Genetic Variant Highly Associated with Kidney Injury After Cardiac Surgery Interview with:
David E. Leaf, MD, MMSc, FASN
Instructor in Medicine, Harvard Medical School
Associate Physician, Renal Division, Brigham and Women’s Hospital What is the background for this study? What are the main findings?

Dr. Leaf: Heme oxygenase-1 (HO-1), the rate-limiting enzyme in the degradation of heme, has a central role in the pathophysiology of acute kidney injury (AKI) in animal models, but data on HO-1 in human AKI are sparse. Genetic polymorphisms in the number of guanosine thymidine dinucleotide [(GT)n] repeats in the promoter of the HO-1 gene are inversely associated with HO-1 expression, and longer (GT)n repeats are associated with increased cardiovascular events and mortality in a variety of clinical settings. However, no study has evaluated the association between number of (GT)n repeats and risk of AKI in a large cohort of patients. We analyzed the allelic frequencies of (GT)n repeats in the HO-1 gene promoter in 2377 Caucasian patients who underwent cardiopulmonary bypass surgery to evaluate their association with AKI. We categorized patients as having the short (S) or long (L) allele if they had. What should readers take away from your report?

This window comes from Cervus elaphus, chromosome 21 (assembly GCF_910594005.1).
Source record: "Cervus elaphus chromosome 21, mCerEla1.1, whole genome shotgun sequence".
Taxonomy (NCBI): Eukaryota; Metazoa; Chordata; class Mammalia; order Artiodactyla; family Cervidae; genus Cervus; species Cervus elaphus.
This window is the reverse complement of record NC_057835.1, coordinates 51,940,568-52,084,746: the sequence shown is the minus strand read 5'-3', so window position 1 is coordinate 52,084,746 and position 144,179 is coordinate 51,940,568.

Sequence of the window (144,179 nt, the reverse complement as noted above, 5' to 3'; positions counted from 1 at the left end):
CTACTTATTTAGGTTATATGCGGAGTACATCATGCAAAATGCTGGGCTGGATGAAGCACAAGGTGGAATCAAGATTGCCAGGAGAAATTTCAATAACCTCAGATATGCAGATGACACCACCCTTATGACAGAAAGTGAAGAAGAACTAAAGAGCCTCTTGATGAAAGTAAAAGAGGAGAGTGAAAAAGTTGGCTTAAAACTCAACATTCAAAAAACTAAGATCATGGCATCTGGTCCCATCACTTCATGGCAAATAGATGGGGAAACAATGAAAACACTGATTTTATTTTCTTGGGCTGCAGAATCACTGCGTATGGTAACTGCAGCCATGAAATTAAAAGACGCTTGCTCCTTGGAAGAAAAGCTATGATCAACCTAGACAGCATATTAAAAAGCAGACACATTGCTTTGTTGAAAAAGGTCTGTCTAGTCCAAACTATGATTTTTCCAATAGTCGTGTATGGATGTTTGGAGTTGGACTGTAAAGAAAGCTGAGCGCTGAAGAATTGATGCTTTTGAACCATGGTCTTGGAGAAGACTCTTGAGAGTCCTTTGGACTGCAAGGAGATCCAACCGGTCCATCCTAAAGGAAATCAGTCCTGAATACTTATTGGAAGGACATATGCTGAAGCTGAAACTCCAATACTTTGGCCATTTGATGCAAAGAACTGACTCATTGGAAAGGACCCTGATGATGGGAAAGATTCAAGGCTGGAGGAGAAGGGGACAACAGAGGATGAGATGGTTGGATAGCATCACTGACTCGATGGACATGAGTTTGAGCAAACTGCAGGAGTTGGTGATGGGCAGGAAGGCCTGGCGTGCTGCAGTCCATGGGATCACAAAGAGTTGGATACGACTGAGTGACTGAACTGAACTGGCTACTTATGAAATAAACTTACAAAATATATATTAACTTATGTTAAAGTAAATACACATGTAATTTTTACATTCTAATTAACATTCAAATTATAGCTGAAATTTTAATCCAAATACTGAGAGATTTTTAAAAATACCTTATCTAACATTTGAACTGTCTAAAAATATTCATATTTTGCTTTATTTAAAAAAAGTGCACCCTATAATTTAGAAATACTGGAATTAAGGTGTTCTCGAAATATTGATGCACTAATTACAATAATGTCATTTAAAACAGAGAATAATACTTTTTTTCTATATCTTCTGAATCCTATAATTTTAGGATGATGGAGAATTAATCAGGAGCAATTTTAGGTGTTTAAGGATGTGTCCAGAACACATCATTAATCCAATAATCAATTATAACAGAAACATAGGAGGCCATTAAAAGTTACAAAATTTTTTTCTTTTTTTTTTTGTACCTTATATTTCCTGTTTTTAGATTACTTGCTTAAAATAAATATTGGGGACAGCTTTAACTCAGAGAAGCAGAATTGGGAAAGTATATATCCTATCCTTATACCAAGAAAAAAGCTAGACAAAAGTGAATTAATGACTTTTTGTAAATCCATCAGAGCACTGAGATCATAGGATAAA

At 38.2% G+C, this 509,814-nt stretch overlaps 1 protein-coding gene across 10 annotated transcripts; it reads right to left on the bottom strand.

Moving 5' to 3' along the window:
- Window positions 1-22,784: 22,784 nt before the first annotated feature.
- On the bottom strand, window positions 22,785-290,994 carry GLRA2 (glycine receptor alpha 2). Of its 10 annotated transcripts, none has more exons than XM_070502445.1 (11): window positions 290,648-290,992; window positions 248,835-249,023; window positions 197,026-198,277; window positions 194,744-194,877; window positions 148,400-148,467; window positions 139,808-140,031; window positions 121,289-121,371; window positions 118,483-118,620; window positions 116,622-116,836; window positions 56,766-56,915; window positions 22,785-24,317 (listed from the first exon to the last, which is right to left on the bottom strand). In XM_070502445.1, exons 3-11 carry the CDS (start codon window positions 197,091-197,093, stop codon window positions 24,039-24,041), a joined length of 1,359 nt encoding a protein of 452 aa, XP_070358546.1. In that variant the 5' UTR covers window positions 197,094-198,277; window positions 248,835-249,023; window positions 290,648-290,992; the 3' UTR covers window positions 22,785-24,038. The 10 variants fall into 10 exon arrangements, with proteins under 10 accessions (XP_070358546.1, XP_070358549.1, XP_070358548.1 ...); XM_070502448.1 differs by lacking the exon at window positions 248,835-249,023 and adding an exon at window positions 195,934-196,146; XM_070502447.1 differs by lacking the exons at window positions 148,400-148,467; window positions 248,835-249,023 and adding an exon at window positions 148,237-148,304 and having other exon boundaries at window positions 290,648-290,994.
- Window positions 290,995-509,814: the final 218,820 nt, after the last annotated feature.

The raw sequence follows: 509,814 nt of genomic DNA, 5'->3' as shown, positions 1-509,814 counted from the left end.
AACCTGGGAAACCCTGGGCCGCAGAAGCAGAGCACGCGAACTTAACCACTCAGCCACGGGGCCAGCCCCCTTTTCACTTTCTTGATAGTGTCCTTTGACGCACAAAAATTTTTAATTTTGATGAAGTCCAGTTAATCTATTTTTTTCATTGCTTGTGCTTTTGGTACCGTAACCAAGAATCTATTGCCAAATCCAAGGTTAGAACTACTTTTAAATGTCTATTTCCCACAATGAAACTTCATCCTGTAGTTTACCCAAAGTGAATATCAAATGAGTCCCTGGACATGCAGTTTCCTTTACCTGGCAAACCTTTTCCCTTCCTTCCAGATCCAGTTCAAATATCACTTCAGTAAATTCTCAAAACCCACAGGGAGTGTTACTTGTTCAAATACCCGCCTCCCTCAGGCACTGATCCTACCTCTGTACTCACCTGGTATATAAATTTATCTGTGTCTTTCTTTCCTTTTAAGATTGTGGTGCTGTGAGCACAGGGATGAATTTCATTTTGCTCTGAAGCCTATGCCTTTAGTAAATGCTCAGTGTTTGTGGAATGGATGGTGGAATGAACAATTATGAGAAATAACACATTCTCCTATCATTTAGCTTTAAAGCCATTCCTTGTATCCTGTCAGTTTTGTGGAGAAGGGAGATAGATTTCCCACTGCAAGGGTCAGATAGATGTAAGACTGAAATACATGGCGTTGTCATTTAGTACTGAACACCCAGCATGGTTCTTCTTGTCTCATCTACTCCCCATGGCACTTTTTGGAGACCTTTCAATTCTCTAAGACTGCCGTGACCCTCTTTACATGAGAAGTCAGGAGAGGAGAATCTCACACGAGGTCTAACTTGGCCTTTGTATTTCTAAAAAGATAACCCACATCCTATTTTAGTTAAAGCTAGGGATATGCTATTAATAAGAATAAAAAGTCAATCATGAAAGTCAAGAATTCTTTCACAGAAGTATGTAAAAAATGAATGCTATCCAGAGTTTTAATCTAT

Dr. Leaf: Heme oxygenase-1 (HO-1) is an important enzyme in iron homeostasis. Deficiency of HO-1 has been implicated in acute kidney injury (AKI) in numerous animal models, but data on HO-1 in human AKI are limited. We found that a common genetic variant in the HO-1 gene, which is present in approximately 40% of Caucasian individuals, is highly associated with development of AKI following cardiac surgery. What recommendations do you have for future research as a result of this study?

Dr. Leaf: Future studies are needed to confirm these findings in other AKI settings. Additionally, future studies should test whether interventions aimed at upregulating HO-1 might be an effective strategy for preventing AKI.


Length Polymorphisms in Heme Oxygenase-1 and AKI after Cardiac Surgery
Dr. David E. Leaf, et al
JASN June 2, 2016ASN.2016010038

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